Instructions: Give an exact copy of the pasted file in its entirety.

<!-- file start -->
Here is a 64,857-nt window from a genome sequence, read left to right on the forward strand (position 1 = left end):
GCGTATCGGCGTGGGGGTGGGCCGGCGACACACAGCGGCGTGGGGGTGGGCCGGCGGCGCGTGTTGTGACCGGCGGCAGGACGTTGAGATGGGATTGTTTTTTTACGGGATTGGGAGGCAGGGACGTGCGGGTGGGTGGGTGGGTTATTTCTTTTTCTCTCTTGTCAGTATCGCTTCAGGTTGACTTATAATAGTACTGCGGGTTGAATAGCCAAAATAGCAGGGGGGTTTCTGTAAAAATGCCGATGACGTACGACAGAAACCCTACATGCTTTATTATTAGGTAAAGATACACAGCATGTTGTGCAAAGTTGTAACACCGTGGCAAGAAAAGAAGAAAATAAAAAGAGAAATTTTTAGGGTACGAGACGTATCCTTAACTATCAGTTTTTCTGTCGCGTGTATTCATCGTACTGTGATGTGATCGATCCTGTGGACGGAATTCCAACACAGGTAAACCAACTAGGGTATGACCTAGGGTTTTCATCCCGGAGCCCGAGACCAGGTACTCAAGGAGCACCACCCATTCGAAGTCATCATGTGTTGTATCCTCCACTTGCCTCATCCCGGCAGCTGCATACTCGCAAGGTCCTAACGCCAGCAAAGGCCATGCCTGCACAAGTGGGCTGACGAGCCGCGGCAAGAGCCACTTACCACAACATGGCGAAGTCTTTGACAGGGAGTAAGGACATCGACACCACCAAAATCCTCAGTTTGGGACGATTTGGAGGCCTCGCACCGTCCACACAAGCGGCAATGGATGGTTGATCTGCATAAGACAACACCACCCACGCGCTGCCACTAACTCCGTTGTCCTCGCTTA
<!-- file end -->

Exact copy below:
Here is a 64,857-nt window from a genome sequence, read left to right on the forward strand (position 1 = left end):
GCGTATCGGCGTGGGGGTGGGCCGGCGACACACAGCGGCGTGGGGGTGGGCCGGCGGCGCGTGTTGTGACCGGCGGCAGGACGTTGAGATGGGATTGTTTTTTTACGGGATTGGGAGGCAGGGACGTGCGGGTGGGTGGGTGGGTTATTTCTTTTTCTCTCTTGTCAGTATCGCTTCAGGTTGACTTATAATAGTACTGCGGGTTGAATAGCCAAAATAGCAGGGGGGTTTCTGTAAAAATGCCGATGACGTACGACAGAAACCCTACATGCTTTATTATTAGGTAAAGATACACAGCATGTTGTGCAAAGTTGTAACACCGTGGCAAGAAAAGAAGAAAATAAAAAGAGAAATTTTTAGGGTACGAGACGTATCCTTAACTATCAGTTTTTCTGTCGCGTGTATTCATCGTACTGTGATGTGATCGATCCTGTGGACGGAATTCCAACACAGGTAAACCAACTAGGGTATGACCTAGGGTTTTCATCCCGGAGCCCGAGACCAGGTACTCAAGGAGCACCACCCATTCGAAGTCATCATGTGTTGTATCCTCCACTTGCCTCATCCCGGCAGCTGCATACTCGCAAGGTCCTAACGCCAGCAAAGGCCATGCCTGCACAAGTGGGCTGACGAGCCGCGGCAAGAGCCACTTACCACAACATGGCGAAGTCTTTGACAGGGAGTAAGGACATCGACACCACCAAAATCCTCAGTTTGGGACGATTTGGAGGCCTCGCACCGTCCACACAAGCGGCAATGGATGGTTGATCTGCATAAGACAACACCACCCACGCGCTGCCACTAACTCCGTTGTCCTCGCTTA